In this Silly Symphonies short, a young saxaphone from the Isle of Jazz meets up with an elegant, blue-dress-wearing violin from the Land of Symphony, which is separated only by the Sea of Discord. He falls for her, but winds up locked away in a giant metronome. War ensues between the two areas which both employ weapons of musical destruction. Like other Silly Symphonies cartoons, no dialogue is needed to convey the comedy of this charming little piece.

"Orphans' Benefit" (1941) (9:08)

In this color remake of a short made seven years earlier, Donald entertains a rowdy audience of mouse orphans by reciting poems and losing his cool. Goofy, Clarabelle Cow, and Horace Horsecollar fare only a bit better with their unusual dance number that follows. Then, Mickey backs up Madame Clara Cluck's clucktastic singing with his piano playing. Throughout, the orphans get increasingly violent with their favorite target, Donald.

"Farmyard Symphony" (1938) (8:11)

A group of barn animals feel especially musical while going about their daily business. Following the lead of a couple of romantic chickens, they join in and cluck, moo, and neigh a familiar Verdi tune.

Goofy must be having Classic Cartoon Favorites déjà vu. Here, he learns "How to Dance" again. A cricket symphony performs at the "Woodland Cafe." Daisy really hopes Donald recognizes her in "Donald's Dilemma."

"Pluto's Blue Note" (1947) (6:54)

Pluto wakes up and tries to join in with the songs of nature's other creations, but his attempts only lead the others running or flying away. So he decides to sneak into a music store and when the owner goes to lunch, he discovers a surefire way to summon some pleasing musical talent. This clever cartoon was nominated for the Best Short Academy Award.

"How to Dance" (1953) (6:18)

With the numbers which adorn the spines of the DVDs, Disney seems to be encouraging people to collect all of the Classic Cartoon Favorites. That's why it's silly for them to already be double-dipping on just the second wave; this short appeared on his "Starring Goofy" disc (Volume 3) with the first batch. Nonetheless, this amusing cartoon stars Goofy as George Geef, a man who simply can't dance. He learns how to, with the help of a narrator, paper foot cut-outs, a mobile bust form, and Atencio's School of the Dance. Then the Firehouse 5 + 2 show up (animator Ward Kimball's band) and all his training gets knocked out of him.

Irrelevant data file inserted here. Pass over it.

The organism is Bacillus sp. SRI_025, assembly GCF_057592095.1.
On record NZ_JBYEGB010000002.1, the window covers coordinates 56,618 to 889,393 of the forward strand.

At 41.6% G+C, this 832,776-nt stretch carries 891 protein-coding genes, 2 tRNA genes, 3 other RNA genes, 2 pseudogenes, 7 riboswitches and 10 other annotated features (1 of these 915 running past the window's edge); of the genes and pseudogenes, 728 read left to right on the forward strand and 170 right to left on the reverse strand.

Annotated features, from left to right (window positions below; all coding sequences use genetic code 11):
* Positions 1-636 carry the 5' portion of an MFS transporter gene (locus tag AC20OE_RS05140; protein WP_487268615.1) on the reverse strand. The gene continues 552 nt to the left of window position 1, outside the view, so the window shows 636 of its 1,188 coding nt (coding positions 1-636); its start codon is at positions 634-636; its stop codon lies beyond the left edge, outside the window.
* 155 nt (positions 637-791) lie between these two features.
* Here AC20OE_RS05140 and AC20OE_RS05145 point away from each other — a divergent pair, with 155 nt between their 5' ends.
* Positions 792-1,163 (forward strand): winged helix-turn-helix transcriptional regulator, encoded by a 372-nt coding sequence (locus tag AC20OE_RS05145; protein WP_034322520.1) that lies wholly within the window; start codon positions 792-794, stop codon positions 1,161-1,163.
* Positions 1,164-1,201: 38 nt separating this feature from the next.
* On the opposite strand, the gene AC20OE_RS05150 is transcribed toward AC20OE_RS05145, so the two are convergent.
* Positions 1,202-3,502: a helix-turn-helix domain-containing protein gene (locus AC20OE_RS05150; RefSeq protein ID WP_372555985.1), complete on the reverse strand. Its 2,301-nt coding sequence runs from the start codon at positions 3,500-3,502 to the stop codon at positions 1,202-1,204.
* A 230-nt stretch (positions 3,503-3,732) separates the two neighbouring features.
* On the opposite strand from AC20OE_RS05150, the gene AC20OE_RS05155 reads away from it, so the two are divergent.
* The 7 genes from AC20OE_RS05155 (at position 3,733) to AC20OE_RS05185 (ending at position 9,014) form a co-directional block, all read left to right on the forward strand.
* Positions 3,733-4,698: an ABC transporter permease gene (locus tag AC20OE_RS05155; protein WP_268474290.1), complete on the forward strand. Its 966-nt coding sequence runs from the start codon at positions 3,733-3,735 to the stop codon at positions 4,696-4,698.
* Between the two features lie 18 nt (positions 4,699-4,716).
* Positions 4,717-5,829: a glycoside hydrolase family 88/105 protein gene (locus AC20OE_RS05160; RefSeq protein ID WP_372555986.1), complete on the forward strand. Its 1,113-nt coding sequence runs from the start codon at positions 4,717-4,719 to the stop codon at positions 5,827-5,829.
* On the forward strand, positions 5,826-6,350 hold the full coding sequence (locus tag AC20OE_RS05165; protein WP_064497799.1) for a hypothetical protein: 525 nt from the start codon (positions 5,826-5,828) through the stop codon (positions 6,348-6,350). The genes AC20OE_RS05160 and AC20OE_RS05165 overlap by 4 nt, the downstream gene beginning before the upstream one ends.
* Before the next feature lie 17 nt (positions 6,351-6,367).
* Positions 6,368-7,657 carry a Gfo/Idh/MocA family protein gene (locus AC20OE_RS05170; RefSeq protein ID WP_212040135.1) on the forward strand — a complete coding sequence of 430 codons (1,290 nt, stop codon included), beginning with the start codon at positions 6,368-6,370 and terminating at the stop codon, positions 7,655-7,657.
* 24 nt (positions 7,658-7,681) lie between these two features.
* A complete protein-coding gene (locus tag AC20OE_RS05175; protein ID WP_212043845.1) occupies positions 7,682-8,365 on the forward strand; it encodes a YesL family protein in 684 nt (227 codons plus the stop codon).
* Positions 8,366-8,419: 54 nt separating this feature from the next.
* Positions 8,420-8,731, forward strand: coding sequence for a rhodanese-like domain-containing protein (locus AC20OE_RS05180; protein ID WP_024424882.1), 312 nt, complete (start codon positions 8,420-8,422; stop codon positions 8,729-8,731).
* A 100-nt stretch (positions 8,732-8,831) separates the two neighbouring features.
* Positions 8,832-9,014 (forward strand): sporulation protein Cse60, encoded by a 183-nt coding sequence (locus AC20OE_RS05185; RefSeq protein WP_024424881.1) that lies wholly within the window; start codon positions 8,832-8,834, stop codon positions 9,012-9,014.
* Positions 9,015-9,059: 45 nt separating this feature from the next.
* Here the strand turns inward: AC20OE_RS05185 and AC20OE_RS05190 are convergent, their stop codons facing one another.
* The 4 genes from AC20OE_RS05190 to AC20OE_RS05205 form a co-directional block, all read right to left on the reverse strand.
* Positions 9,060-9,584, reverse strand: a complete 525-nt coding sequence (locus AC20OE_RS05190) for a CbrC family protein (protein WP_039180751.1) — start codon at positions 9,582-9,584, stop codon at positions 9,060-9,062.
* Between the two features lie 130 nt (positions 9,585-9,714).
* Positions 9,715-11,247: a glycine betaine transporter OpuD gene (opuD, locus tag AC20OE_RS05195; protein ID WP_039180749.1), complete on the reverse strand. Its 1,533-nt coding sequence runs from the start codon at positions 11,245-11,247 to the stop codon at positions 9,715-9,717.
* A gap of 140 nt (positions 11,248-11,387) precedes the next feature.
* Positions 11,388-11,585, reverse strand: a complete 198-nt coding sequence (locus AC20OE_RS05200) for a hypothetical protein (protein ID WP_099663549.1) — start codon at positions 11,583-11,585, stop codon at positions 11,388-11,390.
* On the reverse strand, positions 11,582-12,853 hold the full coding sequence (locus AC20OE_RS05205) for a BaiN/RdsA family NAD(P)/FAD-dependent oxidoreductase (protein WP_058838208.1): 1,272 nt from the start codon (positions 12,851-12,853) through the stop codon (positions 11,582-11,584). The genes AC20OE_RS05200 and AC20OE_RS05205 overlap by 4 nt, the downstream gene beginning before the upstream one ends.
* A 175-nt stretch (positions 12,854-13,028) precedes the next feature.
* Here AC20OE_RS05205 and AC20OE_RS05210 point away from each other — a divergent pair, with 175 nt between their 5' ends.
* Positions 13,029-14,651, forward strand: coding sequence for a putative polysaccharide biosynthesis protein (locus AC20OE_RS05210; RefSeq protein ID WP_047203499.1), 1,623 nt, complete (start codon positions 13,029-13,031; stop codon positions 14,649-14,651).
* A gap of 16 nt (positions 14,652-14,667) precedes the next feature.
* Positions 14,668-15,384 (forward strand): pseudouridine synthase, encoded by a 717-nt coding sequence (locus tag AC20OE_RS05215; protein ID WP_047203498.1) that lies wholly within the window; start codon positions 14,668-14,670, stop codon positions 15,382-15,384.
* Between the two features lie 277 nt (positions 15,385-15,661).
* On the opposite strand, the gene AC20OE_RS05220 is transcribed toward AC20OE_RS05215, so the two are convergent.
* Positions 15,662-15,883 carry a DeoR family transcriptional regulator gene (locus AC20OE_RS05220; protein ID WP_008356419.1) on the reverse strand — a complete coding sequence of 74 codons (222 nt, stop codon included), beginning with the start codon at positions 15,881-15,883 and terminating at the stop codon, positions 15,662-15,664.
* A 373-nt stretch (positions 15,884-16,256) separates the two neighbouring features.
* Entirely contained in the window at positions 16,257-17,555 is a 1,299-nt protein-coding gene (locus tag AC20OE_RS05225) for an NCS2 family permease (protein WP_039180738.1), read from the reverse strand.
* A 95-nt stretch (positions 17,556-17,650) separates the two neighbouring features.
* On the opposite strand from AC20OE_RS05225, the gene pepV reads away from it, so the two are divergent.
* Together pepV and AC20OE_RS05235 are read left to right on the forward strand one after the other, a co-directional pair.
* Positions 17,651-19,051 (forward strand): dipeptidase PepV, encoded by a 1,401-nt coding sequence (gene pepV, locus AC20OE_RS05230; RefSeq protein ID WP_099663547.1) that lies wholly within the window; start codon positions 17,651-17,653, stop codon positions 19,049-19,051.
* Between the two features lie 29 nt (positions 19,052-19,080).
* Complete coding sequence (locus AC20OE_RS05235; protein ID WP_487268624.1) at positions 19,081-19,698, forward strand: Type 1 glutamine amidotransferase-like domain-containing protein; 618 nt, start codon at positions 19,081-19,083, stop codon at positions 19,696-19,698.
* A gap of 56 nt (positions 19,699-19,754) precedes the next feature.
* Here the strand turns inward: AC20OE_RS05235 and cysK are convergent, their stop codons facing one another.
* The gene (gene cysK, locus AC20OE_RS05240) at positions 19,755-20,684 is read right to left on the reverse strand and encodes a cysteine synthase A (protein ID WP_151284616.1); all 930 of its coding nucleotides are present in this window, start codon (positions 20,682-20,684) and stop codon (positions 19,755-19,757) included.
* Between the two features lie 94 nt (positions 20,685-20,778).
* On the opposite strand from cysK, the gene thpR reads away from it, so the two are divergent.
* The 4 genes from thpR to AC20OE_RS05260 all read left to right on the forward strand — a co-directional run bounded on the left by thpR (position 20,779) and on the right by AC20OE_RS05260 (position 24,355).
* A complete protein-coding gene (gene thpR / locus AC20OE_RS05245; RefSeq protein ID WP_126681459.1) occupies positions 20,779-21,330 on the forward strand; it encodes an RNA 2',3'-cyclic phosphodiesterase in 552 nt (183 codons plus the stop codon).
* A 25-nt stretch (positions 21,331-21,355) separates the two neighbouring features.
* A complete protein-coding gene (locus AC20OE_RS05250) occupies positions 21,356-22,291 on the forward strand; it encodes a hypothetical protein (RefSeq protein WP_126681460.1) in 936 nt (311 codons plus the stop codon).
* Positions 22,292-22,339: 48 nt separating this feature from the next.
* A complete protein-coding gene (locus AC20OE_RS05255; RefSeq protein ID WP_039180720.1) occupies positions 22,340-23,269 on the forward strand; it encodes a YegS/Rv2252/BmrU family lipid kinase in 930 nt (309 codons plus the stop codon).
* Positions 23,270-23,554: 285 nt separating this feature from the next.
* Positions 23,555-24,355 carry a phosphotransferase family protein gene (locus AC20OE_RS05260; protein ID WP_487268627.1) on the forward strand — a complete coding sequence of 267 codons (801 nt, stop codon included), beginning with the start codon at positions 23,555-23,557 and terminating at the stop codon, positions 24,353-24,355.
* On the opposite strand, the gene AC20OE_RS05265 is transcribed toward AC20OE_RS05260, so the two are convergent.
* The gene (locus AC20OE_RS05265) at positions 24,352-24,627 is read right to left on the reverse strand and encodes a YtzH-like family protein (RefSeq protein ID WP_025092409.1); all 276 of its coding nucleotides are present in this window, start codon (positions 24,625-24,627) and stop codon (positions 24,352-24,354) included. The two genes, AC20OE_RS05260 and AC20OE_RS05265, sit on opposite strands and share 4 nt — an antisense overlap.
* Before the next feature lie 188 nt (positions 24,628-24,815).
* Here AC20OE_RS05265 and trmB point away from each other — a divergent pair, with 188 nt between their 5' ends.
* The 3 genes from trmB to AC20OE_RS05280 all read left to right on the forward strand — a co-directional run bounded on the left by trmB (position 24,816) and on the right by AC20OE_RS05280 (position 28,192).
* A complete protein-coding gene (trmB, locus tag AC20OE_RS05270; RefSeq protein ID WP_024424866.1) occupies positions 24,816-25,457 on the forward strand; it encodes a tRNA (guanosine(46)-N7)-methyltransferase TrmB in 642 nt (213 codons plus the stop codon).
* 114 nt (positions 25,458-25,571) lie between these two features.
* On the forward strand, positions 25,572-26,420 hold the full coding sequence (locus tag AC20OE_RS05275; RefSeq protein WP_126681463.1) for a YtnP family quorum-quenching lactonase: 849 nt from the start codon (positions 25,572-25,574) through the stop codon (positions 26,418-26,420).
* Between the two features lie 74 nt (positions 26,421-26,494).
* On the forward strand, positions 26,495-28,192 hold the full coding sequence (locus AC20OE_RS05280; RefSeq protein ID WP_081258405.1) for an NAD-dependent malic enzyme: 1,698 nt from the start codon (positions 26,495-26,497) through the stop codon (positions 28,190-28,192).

"Woodland Café" (1937) (7:36)

This Silly Symphonies 'toon depicts night life at a cafe for bugs. There's a cricket orchestra, a spider and lady fly act, and some free-spirited insect dancing. Think of it as a forerunner to the bar scene from A Bug's Life, only with more music and a '30s Harlem flavor.

"Donald's Dilemma" (1947) (7:16)

The disc concludes with a short with much more dialogue than music, but it just so happens to be one of the funnest cartoons in this package. A distraught Daisy Duck goes to a psychiatrist to tell what has happened to her boyfriend. He had an accident and now has a world-famous singing career; his biggest hit is a mild variation of "When You Wish Upon a Star", which he performs to approving audiences. But, the problem is, he no longer remembers Daisy. The short is composed like a live action drama from its time and it works very well. In spite of a near-suicide attempt, the cartoon appears to be thankfully uncensored.

VIDEO and AUDIO

Each short on Extreme Music Fun is presented in a roughly "fullscreen" format, with the 1.33:1ish aspect ratio resembling their Academy Ratio theatrical dimensions. A few shorts feature windowboxed credits screens, but only Mickey's Grand Opera is windowboxed throughout and the tiny black bars on all four sides will likely be missed on televisions with any sort of overscan. Picture quality for the most part is satisfactory, considering the age. It appears that the same sources used for Treasures were employed here. As a result, the two shorts never before released on DVD are a bit darker and lacking detail by comparison. But those two remain mostly clean, like the rest. Orphans' Benefit seems to have more print intrusions than I remember from the second color Mickey Treasure, too, for some odd reason.